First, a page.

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Actually, current is the flow of charge, not energy. The presence of a current does not require a change in voltage. The fact that we typically encounter a current when there is a change in potential does not change the definition of current. – Joe Hass Apr 12 '14 at 1:48
@JoeHass How can you have current without a change in voltage? – Passerby Apr 12 '14 at 1:51
Electrons traveling through free space constitute a current. Until they interact with an electromagnetic field or matter there is no change in energy, therefore no voltage difference along their path. You can argue that such a path is very rare or extremely unlikely in nature, but if it exists for a single electron for just one millimeter in the void of space then we must admit that it is possible to have a current without a voltage. – Joe Hass Apr 12 '14 at 1:56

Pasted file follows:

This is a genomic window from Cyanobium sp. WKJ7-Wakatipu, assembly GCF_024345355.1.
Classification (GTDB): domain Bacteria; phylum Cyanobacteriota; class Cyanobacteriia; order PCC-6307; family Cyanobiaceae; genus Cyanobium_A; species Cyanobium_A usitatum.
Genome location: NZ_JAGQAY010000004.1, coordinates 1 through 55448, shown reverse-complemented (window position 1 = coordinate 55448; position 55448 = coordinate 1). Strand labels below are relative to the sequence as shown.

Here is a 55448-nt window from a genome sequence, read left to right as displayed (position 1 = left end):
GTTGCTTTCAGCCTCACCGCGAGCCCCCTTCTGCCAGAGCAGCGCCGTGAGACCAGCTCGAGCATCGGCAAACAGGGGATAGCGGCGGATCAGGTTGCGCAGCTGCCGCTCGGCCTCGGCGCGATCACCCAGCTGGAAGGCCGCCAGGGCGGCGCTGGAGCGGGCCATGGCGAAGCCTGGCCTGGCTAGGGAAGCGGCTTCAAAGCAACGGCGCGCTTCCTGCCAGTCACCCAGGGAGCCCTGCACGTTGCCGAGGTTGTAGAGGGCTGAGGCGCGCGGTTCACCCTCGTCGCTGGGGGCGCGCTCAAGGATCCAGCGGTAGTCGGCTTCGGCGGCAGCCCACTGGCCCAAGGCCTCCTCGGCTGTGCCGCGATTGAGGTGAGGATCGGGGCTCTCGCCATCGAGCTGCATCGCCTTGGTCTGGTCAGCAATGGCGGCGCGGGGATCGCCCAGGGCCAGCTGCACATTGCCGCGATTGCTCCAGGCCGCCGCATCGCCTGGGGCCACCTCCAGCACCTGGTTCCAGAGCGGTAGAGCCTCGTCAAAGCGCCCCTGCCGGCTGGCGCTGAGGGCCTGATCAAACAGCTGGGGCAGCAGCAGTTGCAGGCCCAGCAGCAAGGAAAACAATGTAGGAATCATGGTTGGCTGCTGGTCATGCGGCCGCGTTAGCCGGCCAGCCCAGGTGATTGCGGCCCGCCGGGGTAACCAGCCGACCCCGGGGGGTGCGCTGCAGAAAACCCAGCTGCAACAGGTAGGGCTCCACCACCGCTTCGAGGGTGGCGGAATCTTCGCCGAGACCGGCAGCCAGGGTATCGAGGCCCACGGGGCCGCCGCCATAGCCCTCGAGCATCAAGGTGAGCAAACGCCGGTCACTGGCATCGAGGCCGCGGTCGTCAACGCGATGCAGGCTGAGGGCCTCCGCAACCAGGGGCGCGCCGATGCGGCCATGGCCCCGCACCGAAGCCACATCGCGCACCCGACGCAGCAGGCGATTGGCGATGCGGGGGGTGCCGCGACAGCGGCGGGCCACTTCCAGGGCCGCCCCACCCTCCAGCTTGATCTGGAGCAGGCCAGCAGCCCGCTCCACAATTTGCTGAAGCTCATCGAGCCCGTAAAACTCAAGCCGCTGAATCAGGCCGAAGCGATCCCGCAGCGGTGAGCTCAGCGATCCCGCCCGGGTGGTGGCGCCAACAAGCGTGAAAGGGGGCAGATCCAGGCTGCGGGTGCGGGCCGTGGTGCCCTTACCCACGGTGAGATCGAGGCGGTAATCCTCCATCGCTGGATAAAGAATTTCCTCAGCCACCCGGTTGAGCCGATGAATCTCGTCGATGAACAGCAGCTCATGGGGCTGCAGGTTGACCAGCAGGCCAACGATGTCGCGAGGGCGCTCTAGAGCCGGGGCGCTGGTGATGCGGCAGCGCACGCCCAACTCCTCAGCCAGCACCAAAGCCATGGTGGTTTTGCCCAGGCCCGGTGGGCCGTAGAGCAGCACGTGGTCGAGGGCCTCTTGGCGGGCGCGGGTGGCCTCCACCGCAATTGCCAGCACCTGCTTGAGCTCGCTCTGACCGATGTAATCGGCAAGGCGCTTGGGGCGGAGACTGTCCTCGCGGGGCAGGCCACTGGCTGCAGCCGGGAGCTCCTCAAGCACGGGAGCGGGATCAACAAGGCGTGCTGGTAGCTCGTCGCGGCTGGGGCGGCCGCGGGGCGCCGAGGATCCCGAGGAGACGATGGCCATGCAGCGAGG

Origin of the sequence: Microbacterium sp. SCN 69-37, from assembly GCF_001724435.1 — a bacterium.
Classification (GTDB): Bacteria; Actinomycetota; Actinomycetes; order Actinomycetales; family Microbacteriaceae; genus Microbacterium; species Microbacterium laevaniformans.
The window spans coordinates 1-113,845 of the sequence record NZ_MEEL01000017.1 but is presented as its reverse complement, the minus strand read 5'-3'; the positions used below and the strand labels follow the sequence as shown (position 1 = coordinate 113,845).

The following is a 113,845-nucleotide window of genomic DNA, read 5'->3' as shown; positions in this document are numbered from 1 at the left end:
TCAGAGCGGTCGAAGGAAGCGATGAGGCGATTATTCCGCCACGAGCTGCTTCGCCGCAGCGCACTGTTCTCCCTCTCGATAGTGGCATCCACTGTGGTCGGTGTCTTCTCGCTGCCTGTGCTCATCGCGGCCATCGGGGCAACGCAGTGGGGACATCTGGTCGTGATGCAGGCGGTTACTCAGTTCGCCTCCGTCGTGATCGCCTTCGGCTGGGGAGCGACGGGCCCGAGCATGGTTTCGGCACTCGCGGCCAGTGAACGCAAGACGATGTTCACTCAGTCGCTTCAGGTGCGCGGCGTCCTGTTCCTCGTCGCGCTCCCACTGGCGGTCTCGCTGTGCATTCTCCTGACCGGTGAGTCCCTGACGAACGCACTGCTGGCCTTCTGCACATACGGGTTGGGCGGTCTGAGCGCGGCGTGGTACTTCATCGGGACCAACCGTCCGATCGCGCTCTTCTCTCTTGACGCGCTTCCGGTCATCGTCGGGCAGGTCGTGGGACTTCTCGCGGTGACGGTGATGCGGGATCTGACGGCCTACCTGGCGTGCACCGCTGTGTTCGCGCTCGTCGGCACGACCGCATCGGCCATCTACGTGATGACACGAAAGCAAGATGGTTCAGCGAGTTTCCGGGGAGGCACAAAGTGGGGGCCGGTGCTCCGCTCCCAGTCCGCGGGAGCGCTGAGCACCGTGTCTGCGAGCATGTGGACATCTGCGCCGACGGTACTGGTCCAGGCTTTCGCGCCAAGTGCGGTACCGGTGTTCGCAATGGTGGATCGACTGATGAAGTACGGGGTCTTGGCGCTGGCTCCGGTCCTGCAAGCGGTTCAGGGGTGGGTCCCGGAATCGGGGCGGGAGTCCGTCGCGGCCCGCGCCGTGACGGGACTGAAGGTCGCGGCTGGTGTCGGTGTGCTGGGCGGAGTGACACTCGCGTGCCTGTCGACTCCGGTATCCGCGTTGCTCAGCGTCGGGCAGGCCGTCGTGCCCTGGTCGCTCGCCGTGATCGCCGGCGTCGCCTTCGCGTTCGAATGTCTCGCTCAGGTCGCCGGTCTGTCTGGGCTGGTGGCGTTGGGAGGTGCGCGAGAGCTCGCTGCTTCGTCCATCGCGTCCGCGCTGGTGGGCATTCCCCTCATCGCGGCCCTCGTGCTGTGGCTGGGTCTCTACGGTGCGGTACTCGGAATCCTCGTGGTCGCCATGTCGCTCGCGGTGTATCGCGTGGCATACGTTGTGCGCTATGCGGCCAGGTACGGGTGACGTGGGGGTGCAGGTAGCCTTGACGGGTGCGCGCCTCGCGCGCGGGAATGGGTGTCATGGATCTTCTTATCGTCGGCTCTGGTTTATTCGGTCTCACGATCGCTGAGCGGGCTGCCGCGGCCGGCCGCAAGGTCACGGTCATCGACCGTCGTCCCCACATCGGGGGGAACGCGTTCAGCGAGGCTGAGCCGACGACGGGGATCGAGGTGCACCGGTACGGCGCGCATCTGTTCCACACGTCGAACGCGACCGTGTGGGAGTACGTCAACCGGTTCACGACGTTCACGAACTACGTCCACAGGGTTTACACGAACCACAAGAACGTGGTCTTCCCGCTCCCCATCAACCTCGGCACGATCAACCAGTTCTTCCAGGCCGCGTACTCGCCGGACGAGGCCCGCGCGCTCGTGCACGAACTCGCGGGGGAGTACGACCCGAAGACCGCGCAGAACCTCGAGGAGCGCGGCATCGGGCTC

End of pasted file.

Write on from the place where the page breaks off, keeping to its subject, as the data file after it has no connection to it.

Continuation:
@JoeHass Theoretically or Technically correct, but for practical purposes, that means no, right? – Passerby Apr 12 '14 at 2:01
Sorry, I was talking about the definition of current so "technically correct" means yes. The point is, the existence of a current does not, by definition, depend on a change in voltage. I think if you start with "Current is..." you should then provide a proper definition of current. You could say that a voltage is necessary to produce a current in typical real-world situations that involve non-ideal conductors, but the definition of current does not require a change in voltage. – Joe Hass Apr 12 '14 at 2:12